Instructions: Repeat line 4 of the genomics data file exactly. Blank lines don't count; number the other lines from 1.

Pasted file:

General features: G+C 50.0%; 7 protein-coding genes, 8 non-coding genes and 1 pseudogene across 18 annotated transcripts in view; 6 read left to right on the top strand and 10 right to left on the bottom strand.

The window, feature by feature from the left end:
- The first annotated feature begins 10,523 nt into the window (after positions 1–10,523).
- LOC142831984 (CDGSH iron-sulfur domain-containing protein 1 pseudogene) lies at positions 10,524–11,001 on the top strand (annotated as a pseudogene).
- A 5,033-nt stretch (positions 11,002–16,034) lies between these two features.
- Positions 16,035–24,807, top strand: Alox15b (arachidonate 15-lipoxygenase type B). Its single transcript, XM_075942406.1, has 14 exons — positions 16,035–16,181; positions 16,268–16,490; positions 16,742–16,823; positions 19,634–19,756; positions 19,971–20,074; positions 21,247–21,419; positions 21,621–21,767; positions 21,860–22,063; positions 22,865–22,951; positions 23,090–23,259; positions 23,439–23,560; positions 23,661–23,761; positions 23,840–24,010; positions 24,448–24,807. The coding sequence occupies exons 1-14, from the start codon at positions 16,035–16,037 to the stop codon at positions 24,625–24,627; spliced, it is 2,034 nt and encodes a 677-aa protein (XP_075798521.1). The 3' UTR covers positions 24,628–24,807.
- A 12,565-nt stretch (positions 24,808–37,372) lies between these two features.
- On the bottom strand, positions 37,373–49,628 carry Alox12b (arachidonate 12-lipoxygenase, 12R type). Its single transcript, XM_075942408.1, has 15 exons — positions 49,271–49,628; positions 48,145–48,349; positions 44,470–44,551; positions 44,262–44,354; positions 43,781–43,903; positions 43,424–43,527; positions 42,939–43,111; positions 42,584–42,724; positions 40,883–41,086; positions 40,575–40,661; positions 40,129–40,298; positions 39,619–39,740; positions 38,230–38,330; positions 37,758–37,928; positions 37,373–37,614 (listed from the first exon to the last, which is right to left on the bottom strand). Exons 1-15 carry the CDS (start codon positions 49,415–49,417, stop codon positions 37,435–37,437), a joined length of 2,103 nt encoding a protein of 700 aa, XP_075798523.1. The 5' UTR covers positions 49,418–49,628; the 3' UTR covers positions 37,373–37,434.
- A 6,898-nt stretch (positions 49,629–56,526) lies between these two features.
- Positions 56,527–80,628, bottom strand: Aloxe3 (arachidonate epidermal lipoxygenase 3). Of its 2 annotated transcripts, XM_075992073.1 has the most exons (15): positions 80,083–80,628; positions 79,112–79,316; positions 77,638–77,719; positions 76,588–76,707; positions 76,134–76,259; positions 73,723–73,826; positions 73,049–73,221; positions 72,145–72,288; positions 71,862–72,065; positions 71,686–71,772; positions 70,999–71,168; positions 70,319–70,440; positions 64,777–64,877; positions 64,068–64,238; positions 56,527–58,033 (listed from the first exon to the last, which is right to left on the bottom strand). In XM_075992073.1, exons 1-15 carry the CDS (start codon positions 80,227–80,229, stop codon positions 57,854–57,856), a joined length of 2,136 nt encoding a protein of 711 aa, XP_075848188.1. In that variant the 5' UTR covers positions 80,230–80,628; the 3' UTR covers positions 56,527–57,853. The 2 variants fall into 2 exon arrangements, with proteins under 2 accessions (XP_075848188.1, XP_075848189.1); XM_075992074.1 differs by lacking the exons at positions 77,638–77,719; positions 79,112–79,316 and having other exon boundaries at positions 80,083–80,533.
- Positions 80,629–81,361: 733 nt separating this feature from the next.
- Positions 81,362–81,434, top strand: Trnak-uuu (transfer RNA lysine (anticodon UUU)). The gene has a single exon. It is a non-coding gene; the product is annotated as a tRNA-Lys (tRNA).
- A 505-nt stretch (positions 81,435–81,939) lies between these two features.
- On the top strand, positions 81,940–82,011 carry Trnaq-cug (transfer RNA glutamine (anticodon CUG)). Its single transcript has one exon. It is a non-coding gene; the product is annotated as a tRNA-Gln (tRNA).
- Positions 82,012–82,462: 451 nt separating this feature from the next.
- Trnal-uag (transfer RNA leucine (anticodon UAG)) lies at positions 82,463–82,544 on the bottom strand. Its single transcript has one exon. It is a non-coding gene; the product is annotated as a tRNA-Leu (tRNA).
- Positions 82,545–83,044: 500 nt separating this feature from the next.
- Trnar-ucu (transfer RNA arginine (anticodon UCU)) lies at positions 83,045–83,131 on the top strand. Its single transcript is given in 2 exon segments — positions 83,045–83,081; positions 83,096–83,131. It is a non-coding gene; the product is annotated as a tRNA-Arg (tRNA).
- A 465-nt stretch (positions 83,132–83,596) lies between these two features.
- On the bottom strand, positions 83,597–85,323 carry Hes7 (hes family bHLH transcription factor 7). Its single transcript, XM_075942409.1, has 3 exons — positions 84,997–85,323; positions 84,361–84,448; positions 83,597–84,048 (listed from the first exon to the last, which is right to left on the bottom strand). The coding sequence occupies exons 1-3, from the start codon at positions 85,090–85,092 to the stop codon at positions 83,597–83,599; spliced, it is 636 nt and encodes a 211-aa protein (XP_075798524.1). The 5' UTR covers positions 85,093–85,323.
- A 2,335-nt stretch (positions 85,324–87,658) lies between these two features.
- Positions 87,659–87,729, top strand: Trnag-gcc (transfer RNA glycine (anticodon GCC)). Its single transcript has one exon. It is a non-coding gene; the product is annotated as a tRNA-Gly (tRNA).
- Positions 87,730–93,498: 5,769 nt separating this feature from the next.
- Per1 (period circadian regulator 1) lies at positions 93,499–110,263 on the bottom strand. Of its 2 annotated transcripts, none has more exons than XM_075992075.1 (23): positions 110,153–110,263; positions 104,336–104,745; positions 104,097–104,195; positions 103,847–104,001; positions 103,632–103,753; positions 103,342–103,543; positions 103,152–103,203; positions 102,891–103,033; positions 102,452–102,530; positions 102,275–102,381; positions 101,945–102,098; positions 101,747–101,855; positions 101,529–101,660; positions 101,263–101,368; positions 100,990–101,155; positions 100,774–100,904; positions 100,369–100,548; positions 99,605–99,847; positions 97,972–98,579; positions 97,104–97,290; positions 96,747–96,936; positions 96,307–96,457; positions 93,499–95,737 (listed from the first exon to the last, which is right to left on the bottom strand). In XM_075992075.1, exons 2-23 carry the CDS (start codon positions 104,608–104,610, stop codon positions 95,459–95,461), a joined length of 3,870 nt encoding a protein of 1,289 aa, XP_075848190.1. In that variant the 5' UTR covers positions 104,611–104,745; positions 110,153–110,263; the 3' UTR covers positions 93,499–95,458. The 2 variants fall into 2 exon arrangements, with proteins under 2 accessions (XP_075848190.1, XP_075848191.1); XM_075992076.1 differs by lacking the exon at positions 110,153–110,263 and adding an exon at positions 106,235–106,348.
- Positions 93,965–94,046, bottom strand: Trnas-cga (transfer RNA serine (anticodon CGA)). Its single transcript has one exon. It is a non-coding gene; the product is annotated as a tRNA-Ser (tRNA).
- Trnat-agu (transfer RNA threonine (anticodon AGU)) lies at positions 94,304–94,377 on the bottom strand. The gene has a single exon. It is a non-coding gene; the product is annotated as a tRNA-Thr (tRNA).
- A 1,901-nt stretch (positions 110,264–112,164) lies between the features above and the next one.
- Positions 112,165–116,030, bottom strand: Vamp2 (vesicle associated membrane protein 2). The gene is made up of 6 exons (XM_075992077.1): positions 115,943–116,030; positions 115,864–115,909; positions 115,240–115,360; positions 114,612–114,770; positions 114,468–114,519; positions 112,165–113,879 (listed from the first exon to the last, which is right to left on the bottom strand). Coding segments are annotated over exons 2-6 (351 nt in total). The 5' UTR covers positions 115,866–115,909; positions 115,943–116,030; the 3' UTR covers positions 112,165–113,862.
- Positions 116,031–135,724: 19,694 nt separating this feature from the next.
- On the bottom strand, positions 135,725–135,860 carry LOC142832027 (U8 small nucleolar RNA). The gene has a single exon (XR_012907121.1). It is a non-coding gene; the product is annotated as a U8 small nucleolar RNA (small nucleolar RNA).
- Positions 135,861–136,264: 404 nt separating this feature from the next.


- LOC142831984 (CDGSH iron-sulfur domain-containing protein 1 pseudogene) lies at positions 10,524–11,001 on the top strand (annotated as a pseudogene).